“Don’t Be Afraid of the Dark” (1973)

by A.J. Hakari

"Don't Be Afraid of the Dark" poster

 

Legends have been told of the made-for-TV fright flicks that inspired many a pair of soiled undies, but I must’ve been tuned into the wrong stations. From my experience, the number of truly scary television terrors has been drastically overstated, with the majority of the pool consisting of over-indulgent miniseries and shorter features whose surplus of padding made them feel four hours long anyway. 1973’s Don’t Be Afraid of the Dark has always been mentioned among the cream of this subgenre’s crop, freaking out the likes of Pan’s Labyrinth creator Guillermo del Toro so much that he even spearheaded a big-screen remake in 2011. But while the film attempts turning its inability to show much graphic content into a strength rather than fall victim to it, the atmosphere ends up almost completely unraveled by the end. Don’t Be Afraid of the Dark only lasts for an hour and change, but its lack of a constructive plot makes justifying even that brief of a running time a pretty tall order.

All that Sally Farnham (Kim Darby) wanted was a fresh start. Despite her husband Alex (Jim Hutton) wanting to remain in the city, she’s finally convinced him to move into the big old mansion she just inherited from her dearly departed granny. Sally is eager to fix up the place and make it look good as new…unaware that something sinister is keeping a close watch on her. Deep in the bowels of the basement, a fireplace has been sealed up with bricks, bolts, and steel, with the local handyman (William Demarest) refusing to say why. Sally’s curiosity gets the best of her, and she pries off an opening, only to regret her actions in the coming days. Futzing with the fireplace has freed a pack of small creatures, diabolical little devils who quickly go to work terrorizing Sally. Because the monsters can work their malicious magic and retreat from sight in a flash, Sally can’t get anyone to believe her, and with each attack chipping away at more of her will, it’s only a matter of time until the diminutive demons claim her for their own purposes.

Had I been of age when Don’t Be Afraid of the Dark first aired, there’s little doubt that I would’ve adopted at least a couple mental scars by the second commercial break. Its scares are low-key in a good way, using as their basis small-scale events that would give anyone the jitters when the lights are dimmed. Tiny whispers of voices echo in the night, items are knocked over by unseen forces, and some thing skitters about under cover of blackness. Don’t Be Afraid of the Dark keeps its frights on a relatable level, and even as it introduces more elements of the fantastic as it continues, the threats benefit from being shrouded in mystery. Sure, the magic is ruined a bit once you get a good look at the creatures, whose inconsistent heights (which make them as large as a garbage bin but tiny enough to be dwarfed by books at the same time) do become the subject of some irritation. But as for what exactly these things are, where they come from, and why they’re so fixated on Sally is anyone’s guess. What’s important is how well director John Newland plays off of our childhood fears of boogeymen coming to get us, letting our brains fill in the blanks of what horrors could await our protagonists within their own home.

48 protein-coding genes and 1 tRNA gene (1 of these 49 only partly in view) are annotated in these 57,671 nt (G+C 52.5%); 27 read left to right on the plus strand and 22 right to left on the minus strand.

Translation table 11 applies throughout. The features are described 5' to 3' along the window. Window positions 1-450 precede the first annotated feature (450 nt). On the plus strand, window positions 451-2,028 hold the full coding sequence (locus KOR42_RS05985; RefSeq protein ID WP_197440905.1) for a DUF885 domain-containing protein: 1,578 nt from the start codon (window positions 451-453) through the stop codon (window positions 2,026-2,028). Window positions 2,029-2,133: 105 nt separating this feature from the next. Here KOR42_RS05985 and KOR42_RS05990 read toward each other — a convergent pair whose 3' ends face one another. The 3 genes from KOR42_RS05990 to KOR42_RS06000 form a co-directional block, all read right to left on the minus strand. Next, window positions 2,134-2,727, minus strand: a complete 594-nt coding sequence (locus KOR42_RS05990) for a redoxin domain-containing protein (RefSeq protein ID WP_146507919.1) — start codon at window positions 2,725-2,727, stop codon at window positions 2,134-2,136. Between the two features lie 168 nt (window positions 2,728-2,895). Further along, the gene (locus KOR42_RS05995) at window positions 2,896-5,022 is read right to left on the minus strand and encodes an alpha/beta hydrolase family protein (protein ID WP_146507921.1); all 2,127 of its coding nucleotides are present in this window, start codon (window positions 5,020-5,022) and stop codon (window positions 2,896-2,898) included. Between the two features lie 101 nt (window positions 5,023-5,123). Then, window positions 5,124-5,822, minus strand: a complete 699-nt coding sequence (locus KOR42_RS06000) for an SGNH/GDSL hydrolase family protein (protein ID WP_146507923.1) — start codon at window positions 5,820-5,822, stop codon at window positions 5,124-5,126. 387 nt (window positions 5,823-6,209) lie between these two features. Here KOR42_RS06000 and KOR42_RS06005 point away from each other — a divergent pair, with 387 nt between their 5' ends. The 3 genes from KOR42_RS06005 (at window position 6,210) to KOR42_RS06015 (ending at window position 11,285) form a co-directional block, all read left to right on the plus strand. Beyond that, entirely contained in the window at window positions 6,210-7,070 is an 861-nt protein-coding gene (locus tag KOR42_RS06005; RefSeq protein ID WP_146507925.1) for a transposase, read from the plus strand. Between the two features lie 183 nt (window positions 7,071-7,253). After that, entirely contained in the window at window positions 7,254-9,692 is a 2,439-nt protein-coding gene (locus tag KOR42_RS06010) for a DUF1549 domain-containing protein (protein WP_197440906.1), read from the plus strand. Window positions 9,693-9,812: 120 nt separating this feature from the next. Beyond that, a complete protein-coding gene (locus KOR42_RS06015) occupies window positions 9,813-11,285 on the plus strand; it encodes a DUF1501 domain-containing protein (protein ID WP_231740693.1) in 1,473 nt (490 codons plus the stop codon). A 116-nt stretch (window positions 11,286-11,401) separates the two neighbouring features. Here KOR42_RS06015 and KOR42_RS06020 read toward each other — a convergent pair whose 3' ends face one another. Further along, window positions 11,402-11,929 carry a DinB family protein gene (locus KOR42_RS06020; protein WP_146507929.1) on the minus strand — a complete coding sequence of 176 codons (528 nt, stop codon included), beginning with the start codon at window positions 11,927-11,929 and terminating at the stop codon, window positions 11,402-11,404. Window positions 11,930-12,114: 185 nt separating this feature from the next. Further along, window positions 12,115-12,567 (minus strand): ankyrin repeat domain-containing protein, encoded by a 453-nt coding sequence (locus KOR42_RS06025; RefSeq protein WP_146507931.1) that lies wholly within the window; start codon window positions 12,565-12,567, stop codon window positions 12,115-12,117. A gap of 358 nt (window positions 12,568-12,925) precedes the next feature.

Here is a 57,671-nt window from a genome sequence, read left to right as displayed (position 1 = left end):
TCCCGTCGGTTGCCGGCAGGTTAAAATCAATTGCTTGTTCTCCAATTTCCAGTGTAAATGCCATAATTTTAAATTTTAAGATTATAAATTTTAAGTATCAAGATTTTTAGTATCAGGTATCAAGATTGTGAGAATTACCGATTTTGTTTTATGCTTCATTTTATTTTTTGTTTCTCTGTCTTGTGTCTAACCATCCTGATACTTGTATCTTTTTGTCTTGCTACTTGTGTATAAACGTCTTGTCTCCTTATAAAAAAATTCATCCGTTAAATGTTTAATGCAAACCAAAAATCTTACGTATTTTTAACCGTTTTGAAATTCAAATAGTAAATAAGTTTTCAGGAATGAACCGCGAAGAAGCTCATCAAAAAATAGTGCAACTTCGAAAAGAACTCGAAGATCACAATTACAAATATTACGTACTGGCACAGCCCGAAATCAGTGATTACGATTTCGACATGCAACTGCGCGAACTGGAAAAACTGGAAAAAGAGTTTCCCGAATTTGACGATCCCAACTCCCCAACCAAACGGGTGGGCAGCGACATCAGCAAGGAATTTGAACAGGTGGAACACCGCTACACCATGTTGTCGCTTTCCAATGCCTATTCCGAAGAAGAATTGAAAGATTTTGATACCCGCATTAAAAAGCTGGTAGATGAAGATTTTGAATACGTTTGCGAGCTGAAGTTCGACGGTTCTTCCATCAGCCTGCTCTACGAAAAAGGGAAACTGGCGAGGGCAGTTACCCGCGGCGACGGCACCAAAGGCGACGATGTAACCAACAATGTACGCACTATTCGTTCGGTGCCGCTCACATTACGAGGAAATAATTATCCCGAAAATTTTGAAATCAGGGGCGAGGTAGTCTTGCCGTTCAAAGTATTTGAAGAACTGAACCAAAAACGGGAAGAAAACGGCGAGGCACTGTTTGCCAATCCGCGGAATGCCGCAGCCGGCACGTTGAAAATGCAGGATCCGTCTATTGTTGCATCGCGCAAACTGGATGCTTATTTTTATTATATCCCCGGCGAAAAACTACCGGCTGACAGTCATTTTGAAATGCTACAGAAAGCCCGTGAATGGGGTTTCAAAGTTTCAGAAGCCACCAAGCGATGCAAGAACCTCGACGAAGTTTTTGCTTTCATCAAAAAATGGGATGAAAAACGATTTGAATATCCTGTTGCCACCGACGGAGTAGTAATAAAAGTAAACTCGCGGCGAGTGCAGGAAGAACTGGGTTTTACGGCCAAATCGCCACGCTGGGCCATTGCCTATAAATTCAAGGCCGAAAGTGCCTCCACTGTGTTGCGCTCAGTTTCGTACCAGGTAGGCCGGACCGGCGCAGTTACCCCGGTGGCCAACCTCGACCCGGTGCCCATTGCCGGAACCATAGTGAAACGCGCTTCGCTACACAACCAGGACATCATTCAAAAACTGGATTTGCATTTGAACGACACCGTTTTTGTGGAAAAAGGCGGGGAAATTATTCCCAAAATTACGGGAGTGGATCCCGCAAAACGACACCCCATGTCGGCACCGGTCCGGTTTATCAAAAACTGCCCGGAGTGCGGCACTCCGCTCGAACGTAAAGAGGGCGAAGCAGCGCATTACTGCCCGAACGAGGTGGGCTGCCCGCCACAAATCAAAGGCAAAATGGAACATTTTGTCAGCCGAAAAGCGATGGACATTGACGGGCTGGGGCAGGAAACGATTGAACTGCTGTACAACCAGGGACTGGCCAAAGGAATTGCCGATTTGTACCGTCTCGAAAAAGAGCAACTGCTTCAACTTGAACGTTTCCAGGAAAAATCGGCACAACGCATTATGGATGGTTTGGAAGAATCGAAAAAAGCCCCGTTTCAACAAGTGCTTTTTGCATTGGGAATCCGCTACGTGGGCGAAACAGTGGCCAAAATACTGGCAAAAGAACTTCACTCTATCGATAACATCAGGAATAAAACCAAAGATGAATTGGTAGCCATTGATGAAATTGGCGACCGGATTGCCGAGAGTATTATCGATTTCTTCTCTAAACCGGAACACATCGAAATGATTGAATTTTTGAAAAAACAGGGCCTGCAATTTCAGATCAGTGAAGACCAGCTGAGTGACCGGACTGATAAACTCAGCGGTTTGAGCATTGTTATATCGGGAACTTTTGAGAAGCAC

Unfortunately, Don’t Be Afraid of the Dark‘s knack for spinning its narrative wheels ensures that most of this creepy good will has vanished by film’s end. There’s just not much to this movie other than having Sally cower in fear of the creatures, and…that’s it. She’s not the most resourceful heroine in horror history, spending most of the running time shrieking, shivering, and taking whatever psychological punishment the monsters can dish out. Some have stated that this is part of an underlying commentary on anti-feminism, criticizing Sally for being oblivious to her own strengths and letting everyone else take care of her, but that seems like a stretch at best. In any case, Don’t Be Afraid of the Dark ends up defining Sally almost entirely as a victim, and while we sympathize with her ordeal to a point, she simply doesn’t possess enough personality to care about her to the end. As a result, the flick’s later scare tactics end up falling flat, and because Sally commands so much of the focus, there’s not much room for supporting players to come in and shake things up (although Demarest pitches in a good performance as the film’s resident doomsayer).

For every Dark Night of the Scarecrow that takes viewers on a deliberately-paced journey into suspense, there are a dozen Don’t Be Afraid of the Darks that are stuck wandering in circles. I can’t say that there’s no tension here whatsoever, but thanks to a go-nowhere plot and an ineffectual heroine whom we pity more than we cheer on, much of it goes to waste. While it tries what it can with the few resources at its disposal, Don’t Be Afraid of the Dark has long since lost its ability to make people hurl their Swanson dinners in the air out of shock.

(Don’t Be Afraid of the Dark is available to purchase through the Warner Archive Collection.)

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